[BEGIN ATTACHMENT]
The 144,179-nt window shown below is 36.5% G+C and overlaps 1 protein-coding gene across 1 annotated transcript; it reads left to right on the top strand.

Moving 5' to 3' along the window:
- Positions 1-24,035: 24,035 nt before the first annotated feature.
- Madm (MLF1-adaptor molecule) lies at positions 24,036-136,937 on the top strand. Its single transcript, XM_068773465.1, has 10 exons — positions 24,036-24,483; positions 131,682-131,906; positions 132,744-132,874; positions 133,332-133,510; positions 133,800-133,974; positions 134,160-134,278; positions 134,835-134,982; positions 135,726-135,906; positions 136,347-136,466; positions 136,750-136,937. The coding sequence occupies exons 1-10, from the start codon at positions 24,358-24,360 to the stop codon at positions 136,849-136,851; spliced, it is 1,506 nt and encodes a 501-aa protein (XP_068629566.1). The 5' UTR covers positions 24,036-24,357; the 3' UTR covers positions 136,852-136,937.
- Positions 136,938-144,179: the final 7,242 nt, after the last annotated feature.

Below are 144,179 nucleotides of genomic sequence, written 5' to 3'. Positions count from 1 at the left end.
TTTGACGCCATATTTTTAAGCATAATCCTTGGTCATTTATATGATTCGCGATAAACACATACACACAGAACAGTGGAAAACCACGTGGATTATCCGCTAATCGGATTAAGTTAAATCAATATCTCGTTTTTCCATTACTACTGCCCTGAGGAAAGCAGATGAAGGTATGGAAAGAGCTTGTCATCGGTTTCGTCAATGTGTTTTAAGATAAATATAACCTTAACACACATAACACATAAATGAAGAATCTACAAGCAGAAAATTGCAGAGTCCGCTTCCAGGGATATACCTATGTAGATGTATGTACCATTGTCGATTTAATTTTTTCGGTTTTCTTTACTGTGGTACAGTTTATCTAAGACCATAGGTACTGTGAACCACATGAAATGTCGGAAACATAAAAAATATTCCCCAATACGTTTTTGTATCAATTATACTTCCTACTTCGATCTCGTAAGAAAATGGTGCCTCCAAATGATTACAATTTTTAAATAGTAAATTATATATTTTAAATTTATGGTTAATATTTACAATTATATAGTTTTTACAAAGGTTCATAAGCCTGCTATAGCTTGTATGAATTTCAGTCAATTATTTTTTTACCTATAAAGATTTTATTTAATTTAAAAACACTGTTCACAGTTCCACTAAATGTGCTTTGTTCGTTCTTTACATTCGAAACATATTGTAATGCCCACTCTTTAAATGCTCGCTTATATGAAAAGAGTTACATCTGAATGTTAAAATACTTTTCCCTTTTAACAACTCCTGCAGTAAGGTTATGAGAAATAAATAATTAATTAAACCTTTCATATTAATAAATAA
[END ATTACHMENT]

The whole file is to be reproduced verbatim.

The 144,179-nt window shown below is 36.5% G+C and overlaps 1 protein-coding gene across 1 annotated transcript; it reads left to right on the top strand.

Moving 5' to 3' along the window:
- Positions 1-24,035: 24,035 nt before the first annotated feature.
- Madm (MLF1-adaptor molecule) lies at positions 24,036-136,937 on the top strand. Its single transcript, XM_068773465.1, has 10 exons — positions 24,036-24,483; positions 131,682-131,906; positions 132,744-132,874; positions 133,332-133,510; positions 133,800-133,974; positions 134,160-134,278; positions 134,835-134,982; positions 135,726-135,906; positions 136,347-136,466; positions 136,750-136,937. The coding sequence occupies exons 1-10, from the start codon at positions 24,358-24,360 to the stop codon at positions 136,849-136,851; spliced, it is 1,506 nt and encodes a 501-aa protein (XP_068629566.1). The 5' UTR covers positions 24,036-24,357; the 3' UTR covers positions 136,852-136,937.
- Positions 136,938-144,179: the final 7,242 nt, after the last annotated feature.

Below are 144,179 nucleotides of genomic sequence, written 5' to 3'. Positions count from 1 at the left end.
TTTGACGCCATATTTTTAAGCATAATCCTTGGTCATTTATATGATTCGCGATAAACACATACACACAGAACAGTGGAAAACCACGTGGATTATCCGCTAATCGGATTAAGTTAAATCAATATCTCGTTTTTCCATTACTACTGCCCTGAGGAAAGCAGATGAAGGTATGGAAAGAGCTTGTCATCGGTTTCGTCAATGTGTTTTAAGATAAATATAACCTTAACACACATAACACATAAATGAAGAATCTACAAGCAGAAAATTGCAGAGTCCGCTTCCAGGGATATACCTATGTAGATGTATGTACCATTGTCGATTTAATTTTTTCGGTTTTCTTTACTGTGGTACAGTTTATCTAAGACCATAGGTACTGTGAACCACATGAAATGTCGGAAACATAAAAAATATTCCCCAATACGTTTTTGTATCAATTATACTTCCTACTTCGATCTCGTAAGAAAATGGTGCCTCCAAATGATTACAATTTTTAAATAGTAAATTATATATTTTAAATTTATGGTTAATATTTACAATTATATAGTTTTTACAAAGGTTCATAAGCCTGCTATAGCTTGTATGAATTTCAGTCAATTATTTTTTTACCTATAAAGATTTTATTTAATTTAAAAACACTGTTCACAGTTCCACTAAATGTGCTTTGTTCGTTCTTTACATTCGAAACATATTGTAATGCCCACTCTTTAAATGCTCGCTTATATGAAAAGAGTTACATCTGAATGTTAAAATACTTTTCCCTTTTAACAACTCCTGCAGTAAGGTTATGAGAAATAAATAATTAATTAAACCTTTCATATTAATAAATAA